Greg Berlanti Talks Perfecting Your Craft as a Teen Actor

Photo Source: Ben Rothstein

The cultural milestone of LGBTQ teen romance “Love, Simon” was not lost on its director, Greg Berlanti. Featuring an ensemble cast led by our titular hero, Simon (Nick Robinson), who’s a closeted teen falling for a mystery-man classmate online, the film marks the first major studio release of its kind.

“I would go through my brain every night and wonder if there had been one [like it],” says the megaproducer behind CW hits like “Riverdale” and Netflix’s upcoming “Sabrina” reboot. “We were aware of it in the sense of putting something there that hadn’t been there before.”

The YA comedy based on Becky Albertalli’s novel “Simon vs. the Homo Sapiens Agenda” is the type of movie featuring queer heroes Berlanti wishes had existed when he was growing up. While he feels the weight of bringing a movie like this to mainstream audiences for the first time, he’s also optimistic: A test screening held in Los Angeles went as well as one did in rural Kansas.

“The [Kansas] audience ended up being just as responsive; in fact, it tested a point better,” recalls Berlanti. “It’s easy to forget, and then also wonderful to remember, that audiences are all the same. People who go to these movies want to feel, laugh, cry—and if you succeed in those ways creatively, it doesn’t matter where the audience lives.”

To cast the role of Simon, Berlanti tapped Robinson based on his work in “Jurassic World” and “Everything, Everything,” another teen romance. While 10 years ago the conversation may have gone differently, Berlanti says Robinson was hardly concerned about playing gay; instead, it was simply the fact he’d be playing leading man. “Most of our conversations were about tone and the burden of being front and center of a film this size,” Berlanti says. “It was me asking him to take this leap, and he did. It was really apparent he was supposed to play the part…. The best decisions are self-evident, and if an actor is right for a part, suddenly 55 people who couldn’t agree on anything agree. Everybody knows it when they see it.”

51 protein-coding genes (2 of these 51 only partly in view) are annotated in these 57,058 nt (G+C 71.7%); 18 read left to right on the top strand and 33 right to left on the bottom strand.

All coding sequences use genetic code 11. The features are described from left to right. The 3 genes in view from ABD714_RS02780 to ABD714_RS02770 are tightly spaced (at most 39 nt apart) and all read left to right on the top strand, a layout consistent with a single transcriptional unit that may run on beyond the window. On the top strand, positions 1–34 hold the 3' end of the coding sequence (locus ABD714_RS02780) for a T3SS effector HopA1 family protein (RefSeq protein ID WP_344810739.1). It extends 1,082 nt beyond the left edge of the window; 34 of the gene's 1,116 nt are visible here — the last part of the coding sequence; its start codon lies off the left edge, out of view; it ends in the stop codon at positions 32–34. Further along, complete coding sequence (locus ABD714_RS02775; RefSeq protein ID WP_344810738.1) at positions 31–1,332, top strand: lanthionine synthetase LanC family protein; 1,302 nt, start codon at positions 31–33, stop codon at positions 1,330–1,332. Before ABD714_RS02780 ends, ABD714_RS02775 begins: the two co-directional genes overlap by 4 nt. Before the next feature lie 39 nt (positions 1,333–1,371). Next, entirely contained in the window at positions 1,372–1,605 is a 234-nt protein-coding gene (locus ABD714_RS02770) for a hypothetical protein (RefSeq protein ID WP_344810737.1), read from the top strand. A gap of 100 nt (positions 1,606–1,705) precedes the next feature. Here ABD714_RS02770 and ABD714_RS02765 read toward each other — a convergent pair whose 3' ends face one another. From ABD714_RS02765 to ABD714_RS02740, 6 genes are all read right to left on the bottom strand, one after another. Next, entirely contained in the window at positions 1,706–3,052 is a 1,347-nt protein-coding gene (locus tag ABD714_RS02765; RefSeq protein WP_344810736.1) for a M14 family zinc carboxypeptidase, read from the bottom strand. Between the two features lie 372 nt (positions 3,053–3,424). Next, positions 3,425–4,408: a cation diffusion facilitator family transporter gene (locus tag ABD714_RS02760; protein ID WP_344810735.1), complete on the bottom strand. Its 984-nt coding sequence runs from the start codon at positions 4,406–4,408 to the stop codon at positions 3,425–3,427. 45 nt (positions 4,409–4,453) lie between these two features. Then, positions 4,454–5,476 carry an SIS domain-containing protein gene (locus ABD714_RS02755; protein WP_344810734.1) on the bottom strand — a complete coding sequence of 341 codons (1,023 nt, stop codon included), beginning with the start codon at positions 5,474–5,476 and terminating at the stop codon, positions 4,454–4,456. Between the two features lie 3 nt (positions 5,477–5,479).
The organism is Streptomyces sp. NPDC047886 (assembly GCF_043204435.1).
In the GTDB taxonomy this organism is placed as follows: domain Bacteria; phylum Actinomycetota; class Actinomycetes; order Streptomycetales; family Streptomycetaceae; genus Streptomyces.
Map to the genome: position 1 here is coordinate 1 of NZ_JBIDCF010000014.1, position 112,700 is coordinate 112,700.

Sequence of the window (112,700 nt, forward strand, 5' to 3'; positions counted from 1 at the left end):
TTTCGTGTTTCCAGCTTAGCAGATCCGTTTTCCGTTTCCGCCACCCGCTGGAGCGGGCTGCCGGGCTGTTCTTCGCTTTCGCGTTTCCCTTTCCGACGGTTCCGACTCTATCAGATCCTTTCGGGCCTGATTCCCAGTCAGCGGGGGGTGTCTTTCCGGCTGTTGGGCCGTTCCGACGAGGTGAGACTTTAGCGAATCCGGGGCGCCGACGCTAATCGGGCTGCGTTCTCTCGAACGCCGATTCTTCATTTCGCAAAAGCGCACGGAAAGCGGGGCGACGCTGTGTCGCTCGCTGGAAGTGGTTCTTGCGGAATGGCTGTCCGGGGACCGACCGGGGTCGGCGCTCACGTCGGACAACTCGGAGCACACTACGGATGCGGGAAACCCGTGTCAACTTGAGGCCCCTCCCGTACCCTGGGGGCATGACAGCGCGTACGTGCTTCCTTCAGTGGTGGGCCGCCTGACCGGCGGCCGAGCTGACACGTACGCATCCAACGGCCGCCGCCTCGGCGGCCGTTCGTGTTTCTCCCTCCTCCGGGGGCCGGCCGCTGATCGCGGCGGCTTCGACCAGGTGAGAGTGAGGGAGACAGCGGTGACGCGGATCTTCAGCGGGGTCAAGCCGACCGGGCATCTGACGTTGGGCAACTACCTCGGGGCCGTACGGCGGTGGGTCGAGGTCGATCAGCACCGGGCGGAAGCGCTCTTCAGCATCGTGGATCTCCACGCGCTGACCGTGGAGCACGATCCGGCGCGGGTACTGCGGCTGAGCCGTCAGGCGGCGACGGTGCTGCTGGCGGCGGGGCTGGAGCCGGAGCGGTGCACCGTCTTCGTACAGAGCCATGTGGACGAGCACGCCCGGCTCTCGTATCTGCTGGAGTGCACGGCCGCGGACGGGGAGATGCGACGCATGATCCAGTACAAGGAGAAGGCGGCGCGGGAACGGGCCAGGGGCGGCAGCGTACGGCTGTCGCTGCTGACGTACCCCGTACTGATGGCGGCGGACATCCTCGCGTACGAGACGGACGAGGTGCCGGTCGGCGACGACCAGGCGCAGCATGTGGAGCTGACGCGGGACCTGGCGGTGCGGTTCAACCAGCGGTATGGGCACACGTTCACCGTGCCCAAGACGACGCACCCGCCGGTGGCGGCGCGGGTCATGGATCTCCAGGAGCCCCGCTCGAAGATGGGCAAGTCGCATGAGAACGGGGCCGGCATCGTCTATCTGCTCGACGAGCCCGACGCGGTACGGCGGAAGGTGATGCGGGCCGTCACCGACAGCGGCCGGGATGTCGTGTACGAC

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The next step was filling out the rest of the “homo sapiens” of Simon’s world, which came with hours of chemistry reads with Robinson. “He was open to doing as many reads as I had to do, and even after we cast everyone, we did two weeks of rehearsal before we started shooting,” Berlanti recalls. Coming from a theater background, the multihyphenate creator relies on rehearsals to get it right. “It’s everything for me. I feel like you learn so much stuff you can’t really learn on the day.”

Rehearsing “Love, Simon” before shooting allowed Berlanti the freedom as a director to discover things and bring a whole new level of bonding he wouldn’t have been able to obtain otherwise. “The cast was connecting in a way that made them all feel like they actually went to high school together,” he says. “It was a very natural process.”

It helps, too, that Berlanti is used to working with teen and young adult actors across many of his projects, including the CW’s plethora of DC Universe programs. He emphasizes the importance of preparation and gratitude.

“It sounds so simple, but the more grateful and prepared you are, the more people will want to work with you and the more you’ll elevate things,” he says. Making sure to always be working is also important. “There’s always stuff they can be doing to perfect their craft,” he adds.

The most important advice of all, however, is for young actors to be themselves. Berlanti remembers Robinson, for instance, coming in to audition for Simon ready to showcase the best version of himself he could be. “They shouldn’t try to be something they think the director or showrunner wants them to be,” he says. “The thing that’s unique about them is them.”

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